Contextuality is a necessary resource for universal quantum computation and non-contextual quantum mechanics can be simulated efficiently by classical computers in many cases. Orders of Planck's constant, $\hbar$, can also be used to characterize the classical-quantum divide by expanding quantities of interest in powers of $\hbar$---all orders higher than $\hbar^0$ can be interpreted as quantum corrections to the order $\hbar^0$ term. We show that contextual measurements in finite-dimensional systems have formulations within the Wigner-Weyl-Moyal (WWM) formalism that require higher than order $\hbar^0$ terms to be included in order to violate the classical bounds on their expectation values. As a result, we show that contextuality as a resource is equivalent to orders of $\hbar$ as a resource within the WWM formalism. This explains why qubits can only exhibit state-independent contextuality under Pauli observables as in the Peres-Mermin square while odd-dimensional qudits can also exhibit state-dependent contextuality. In particular, we find that qubit Pauli observables lack an order $\hbar^0$ contribution in their Weyl symbol and so exhibit contextuality regardless of the state being measured. On the other hand, odd-dimensional qudit observables generally possess non-zero order $\hbar^0$ terms, and higher, in their WWM formulation, and so exhibit contextuality depending on the state measured: odd-dimensional qudit states that exhibit measurement contextuality have an order $\hbar^1$ contribution that allows for the violation of classical bounds while states that do not exhibit measurement contextuality have insufficiently large order $\hbar^1$ contributions.
Simulating quantum contextuality with classical systems requires memory. A fundamental yet open question is which is the minimum memory needed and, therefore, the precise sense in which quantum systems outperform classical ones. Here we make rigorous the notion of classically simulating quantum state-independent contextuality (QSIC) in the case of a single quantum system submitted to an infinite sequence of measurements randomly chosen from a finite QSIC set. We obtain the minimum memory classical systems need to simulate arbitrary QSIC sets under the assumption that the simulation should not contain any oracular information. In particular, we show that, while classically simulating two qubits tested with the Peres-Mermin set requires $\log_2 24 \approx 4.585$ bits, simulating a single qutrit tested with the Yu-Oh set requires, at least, $5.740$ bits.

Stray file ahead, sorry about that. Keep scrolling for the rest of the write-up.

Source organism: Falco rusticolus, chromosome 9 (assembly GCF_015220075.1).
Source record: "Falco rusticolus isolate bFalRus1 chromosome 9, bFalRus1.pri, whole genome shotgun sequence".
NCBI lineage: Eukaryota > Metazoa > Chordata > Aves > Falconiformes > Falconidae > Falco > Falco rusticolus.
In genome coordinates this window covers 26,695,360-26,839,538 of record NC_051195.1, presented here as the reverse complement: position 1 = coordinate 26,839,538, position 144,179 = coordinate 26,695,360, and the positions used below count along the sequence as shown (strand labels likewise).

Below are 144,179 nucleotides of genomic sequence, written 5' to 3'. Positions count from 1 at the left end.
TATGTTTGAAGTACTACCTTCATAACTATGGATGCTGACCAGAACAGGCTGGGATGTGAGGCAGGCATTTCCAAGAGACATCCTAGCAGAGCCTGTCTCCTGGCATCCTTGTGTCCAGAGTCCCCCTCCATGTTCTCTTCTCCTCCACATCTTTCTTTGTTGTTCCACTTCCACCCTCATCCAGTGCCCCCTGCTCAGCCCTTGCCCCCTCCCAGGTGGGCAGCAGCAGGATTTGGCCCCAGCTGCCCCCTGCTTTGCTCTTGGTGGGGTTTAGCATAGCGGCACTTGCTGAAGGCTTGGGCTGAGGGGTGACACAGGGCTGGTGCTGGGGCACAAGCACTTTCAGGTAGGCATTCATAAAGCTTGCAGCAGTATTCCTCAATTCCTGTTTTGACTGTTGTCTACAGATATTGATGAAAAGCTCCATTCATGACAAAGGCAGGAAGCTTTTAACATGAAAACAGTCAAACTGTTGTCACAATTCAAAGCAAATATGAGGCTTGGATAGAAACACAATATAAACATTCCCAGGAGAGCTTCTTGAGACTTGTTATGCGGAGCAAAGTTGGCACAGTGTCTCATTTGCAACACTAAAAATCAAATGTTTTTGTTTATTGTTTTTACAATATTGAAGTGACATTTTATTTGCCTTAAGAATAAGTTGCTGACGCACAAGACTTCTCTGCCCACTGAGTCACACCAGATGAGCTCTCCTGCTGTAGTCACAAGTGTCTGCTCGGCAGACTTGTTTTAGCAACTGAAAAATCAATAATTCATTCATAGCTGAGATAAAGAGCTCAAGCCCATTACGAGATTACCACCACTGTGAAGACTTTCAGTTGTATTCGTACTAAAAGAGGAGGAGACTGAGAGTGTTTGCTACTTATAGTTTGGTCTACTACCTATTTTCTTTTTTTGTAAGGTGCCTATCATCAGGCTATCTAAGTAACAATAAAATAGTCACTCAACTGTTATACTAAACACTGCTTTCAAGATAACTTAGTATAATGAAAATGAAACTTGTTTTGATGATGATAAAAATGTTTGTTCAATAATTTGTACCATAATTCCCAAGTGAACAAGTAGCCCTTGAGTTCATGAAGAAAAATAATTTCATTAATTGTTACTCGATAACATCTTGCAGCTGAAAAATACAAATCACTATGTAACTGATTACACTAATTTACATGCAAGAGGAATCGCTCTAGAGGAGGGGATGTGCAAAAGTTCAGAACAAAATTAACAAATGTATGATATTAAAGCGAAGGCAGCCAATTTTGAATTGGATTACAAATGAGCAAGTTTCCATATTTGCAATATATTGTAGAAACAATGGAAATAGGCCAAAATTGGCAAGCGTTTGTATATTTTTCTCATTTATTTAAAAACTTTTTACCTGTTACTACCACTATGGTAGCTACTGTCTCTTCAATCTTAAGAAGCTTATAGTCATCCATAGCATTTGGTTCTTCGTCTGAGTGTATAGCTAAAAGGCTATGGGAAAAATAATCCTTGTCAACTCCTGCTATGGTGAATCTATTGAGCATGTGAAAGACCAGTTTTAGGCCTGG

A quantum measurement is Fisher symmetric if it provides uniform and maximal information on all parameters that characterize the quantum state of interest. Using (complex projective) 2-designs, we construct measurements on a pair of identically prepared quantum states that are Fisher-symmetric for all pure states. Such measurements are optimal in achieving the minimal statistical error without adaptive measurements. We then determine all collective measurements on a pair that are Fisher-symmetric for the completely mixed state and for all pure states simultaneously. For a qubit, these measurements are Fisher-symmetric for all states. The minimal optimal measurements are tied to the elusive symmetric informationally complete measurements, which reflects a deep connection between local symmetry and global symmetry. In the study, we derive a fundamental constraint on the Fisher information matrix of any collective measurement on a pair, which offers a useful tool for characterizing the tomographic efficiency of collective measurements.
Nearly 30 years ago, J.P. Crutchfield and K. Young proposed in Phys. Rev. Lett. \bf 63, 105 (1989) some supposedly novel measures of time series complexity, and their relations to existing concepts in nonlinear dynamical systems. At that time it seemed that the multiple faults of this paper would make it obsolete soon. Since this has not happened, and these faults still infest the literature on what is now called "computational mechanics", I want here to rectify the situation.